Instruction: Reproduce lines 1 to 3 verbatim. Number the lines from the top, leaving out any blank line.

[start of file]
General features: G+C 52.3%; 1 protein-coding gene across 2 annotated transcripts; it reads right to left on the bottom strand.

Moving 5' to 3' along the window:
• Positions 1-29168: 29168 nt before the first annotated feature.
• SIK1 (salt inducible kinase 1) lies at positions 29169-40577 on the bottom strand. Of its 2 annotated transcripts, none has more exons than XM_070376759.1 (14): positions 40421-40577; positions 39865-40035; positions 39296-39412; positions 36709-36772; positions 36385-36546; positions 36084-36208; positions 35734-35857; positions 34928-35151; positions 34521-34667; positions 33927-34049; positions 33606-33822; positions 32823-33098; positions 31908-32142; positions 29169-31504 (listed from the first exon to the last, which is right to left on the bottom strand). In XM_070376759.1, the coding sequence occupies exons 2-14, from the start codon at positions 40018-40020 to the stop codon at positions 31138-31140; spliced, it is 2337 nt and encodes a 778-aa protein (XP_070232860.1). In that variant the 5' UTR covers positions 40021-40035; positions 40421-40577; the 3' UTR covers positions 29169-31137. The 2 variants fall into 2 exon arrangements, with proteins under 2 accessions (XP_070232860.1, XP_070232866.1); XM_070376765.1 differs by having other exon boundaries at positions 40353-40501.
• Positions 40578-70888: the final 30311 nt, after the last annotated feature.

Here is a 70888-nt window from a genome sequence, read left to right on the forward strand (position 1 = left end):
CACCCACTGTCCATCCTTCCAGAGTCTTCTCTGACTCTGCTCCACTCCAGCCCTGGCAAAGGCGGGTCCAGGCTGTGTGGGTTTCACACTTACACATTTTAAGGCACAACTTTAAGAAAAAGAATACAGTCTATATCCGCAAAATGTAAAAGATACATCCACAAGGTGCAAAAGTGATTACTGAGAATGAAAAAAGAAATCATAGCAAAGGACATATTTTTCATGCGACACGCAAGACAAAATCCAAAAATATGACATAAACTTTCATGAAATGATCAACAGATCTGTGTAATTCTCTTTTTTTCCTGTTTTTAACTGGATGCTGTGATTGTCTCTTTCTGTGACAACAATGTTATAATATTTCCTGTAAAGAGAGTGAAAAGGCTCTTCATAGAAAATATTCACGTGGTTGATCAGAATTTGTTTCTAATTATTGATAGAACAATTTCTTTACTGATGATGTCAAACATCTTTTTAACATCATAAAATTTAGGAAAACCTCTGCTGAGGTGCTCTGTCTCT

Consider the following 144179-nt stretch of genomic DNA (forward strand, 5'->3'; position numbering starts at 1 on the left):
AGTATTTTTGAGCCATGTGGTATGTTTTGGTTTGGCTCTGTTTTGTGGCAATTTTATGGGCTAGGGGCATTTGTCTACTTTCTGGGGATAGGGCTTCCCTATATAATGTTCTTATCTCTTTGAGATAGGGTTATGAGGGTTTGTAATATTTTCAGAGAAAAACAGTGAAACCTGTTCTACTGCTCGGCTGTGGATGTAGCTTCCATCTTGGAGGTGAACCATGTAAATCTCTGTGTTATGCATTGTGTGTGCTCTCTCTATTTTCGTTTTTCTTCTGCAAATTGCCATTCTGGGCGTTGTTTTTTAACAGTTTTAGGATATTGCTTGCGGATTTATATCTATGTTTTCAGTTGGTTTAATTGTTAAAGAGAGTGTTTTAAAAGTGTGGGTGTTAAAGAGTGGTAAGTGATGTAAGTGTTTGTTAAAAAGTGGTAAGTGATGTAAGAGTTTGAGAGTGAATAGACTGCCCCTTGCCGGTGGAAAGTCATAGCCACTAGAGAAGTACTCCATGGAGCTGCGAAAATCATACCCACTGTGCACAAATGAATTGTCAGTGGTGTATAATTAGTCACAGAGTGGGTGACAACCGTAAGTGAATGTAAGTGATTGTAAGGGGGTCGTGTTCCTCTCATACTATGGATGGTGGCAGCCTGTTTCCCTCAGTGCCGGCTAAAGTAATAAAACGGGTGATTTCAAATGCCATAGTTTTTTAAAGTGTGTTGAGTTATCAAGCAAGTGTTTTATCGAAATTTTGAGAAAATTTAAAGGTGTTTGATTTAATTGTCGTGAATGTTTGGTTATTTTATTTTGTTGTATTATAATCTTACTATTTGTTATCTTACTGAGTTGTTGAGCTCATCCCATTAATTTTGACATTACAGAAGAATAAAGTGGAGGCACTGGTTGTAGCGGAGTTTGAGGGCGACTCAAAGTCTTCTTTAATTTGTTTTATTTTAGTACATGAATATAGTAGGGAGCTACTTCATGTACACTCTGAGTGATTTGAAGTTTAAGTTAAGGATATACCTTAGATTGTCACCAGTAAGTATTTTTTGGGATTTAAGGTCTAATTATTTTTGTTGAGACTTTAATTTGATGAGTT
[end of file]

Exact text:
General features: G+C 52.3%; 1 protein-coding gene across 2 annotated transcripts; it reads right to left on the bottom strand.

Moving 5' to 3' along the window:
• Positions 1-29168: 29168 nt before the first annotated feature.